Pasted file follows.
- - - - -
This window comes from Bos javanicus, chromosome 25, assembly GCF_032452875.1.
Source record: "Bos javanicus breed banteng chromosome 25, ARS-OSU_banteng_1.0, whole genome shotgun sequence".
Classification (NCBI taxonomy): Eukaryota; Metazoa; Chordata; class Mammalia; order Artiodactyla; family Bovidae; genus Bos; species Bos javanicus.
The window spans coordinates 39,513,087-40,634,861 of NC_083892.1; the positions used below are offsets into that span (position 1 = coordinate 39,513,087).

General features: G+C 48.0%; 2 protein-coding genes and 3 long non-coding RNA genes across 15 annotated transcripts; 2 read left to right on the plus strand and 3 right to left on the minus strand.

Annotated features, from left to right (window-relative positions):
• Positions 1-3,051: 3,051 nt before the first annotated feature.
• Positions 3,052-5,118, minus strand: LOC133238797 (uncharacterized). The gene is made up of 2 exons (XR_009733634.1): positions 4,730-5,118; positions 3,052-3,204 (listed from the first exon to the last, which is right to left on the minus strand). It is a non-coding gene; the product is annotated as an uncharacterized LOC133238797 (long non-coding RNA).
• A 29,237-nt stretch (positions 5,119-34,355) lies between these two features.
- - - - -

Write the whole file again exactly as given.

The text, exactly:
This window comes from Bos javanicus, chromosome 25, assembly GCF_032452875.1.
Source record: "Bos javanicus breed banteng chromosome 25, ARS-OSU_banteng_1.0, whole genome shotgun sequence".
Classification (NCBI taxonomy): Eukaryota; Metazoa; Chordata; class Mammalia; order Artiodactyla; family Bovidae; genus Bos; species Bos javanicus.
The window spans coordinates 39,513,087-40,634,861 of NC_083892.1; the positions used below are offsets into that span (position 1 = coordinate 39,513,087).

General features: G+C 48.0%; 2 protein-coding genes and 3 long non-coding RNA genes across 15 annotated transcripts; 2 read left to right on the plus strand and 3 right to left on the minus strand.

Annotated features, from left to right (window-relative positions):
• Positions 1-3,051: 3,051 nt before the first annotated feature.
• Positions 3,052-5,118, minus strand: LOC133238797 (uncharacterized). The gene is made up of 2 exons (XR_009733634.1): positions 4,730-5,118; positions 3,052-3,204 (listed from the first exon to the last, which is right to left on the minus strand). It is a non-coding gene; the product is annotated as an uncharacterized LOC133238797 (long non-coding RNA).
• A 29,237-nt stretch (positions 5,119-34,355) lies between these two features.